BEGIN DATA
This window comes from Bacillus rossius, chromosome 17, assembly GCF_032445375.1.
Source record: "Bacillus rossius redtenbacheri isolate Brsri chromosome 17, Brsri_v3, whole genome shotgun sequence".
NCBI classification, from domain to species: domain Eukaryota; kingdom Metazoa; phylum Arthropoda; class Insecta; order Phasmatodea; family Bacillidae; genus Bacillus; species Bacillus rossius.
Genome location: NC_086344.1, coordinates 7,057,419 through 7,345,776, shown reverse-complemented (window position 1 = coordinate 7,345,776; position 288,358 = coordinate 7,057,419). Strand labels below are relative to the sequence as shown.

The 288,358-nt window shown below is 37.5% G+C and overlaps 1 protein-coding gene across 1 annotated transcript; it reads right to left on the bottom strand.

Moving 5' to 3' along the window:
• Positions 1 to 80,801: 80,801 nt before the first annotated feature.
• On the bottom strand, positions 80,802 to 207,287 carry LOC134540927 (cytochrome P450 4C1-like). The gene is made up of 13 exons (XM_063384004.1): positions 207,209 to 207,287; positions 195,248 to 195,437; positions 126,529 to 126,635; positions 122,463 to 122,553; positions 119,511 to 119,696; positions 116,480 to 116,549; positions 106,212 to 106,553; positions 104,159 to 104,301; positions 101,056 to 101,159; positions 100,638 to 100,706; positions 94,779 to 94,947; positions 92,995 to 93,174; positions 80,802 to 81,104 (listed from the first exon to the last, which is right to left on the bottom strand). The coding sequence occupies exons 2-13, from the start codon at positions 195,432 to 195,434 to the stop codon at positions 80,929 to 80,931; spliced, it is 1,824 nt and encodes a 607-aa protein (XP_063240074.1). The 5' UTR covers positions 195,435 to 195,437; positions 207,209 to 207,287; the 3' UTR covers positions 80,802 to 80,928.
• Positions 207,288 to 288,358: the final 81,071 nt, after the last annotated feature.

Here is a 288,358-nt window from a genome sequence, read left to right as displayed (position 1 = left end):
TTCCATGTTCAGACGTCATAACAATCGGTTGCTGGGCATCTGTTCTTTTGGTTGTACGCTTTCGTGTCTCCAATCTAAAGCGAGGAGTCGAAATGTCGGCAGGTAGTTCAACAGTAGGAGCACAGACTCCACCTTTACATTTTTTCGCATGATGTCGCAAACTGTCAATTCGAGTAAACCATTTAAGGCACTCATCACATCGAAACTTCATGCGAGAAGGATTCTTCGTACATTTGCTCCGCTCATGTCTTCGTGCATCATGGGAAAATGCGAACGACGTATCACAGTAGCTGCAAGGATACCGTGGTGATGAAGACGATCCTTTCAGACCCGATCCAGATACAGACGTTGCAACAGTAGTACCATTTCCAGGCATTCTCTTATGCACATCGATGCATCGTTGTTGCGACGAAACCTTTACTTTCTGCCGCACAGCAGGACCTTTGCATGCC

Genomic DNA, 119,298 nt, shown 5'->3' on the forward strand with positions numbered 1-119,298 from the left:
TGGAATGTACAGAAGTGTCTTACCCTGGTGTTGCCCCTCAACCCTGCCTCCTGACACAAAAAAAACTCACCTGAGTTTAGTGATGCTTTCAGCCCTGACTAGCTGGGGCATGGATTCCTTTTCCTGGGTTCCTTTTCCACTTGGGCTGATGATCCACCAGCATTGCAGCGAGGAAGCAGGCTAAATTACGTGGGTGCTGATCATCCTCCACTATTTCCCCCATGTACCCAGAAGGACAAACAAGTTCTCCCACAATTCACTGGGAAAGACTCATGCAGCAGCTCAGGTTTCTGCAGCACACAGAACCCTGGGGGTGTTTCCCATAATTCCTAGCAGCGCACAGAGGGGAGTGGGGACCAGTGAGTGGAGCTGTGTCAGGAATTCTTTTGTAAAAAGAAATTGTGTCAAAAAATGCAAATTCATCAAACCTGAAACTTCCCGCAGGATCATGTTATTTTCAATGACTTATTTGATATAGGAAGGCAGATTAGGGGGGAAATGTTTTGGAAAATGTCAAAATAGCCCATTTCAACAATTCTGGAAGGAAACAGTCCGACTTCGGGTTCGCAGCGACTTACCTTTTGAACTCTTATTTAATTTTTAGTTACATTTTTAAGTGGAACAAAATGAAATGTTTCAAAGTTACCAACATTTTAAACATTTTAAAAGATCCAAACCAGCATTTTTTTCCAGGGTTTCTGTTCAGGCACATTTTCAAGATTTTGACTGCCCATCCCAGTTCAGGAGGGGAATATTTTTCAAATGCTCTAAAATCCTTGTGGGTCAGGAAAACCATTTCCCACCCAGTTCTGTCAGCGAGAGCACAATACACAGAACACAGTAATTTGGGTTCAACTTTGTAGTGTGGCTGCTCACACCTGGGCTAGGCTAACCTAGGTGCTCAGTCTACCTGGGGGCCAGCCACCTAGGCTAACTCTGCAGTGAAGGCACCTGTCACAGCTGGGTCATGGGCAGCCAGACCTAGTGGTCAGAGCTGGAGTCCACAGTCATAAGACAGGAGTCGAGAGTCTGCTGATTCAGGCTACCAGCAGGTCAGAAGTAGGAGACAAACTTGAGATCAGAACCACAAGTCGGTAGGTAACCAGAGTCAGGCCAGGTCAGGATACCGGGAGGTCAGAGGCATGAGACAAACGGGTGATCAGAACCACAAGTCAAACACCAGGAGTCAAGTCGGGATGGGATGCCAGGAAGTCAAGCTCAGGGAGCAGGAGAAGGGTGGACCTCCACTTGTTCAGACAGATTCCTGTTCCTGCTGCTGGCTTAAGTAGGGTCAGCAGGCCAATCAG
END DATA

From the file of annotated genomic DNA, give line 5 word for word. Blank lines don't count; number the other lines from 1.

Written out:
The 288,358-nt window shown below is 37.5% G+C and overlaps 1 protein-coding gene across 1 annotated transcript; it reads right to left on the bottom strand.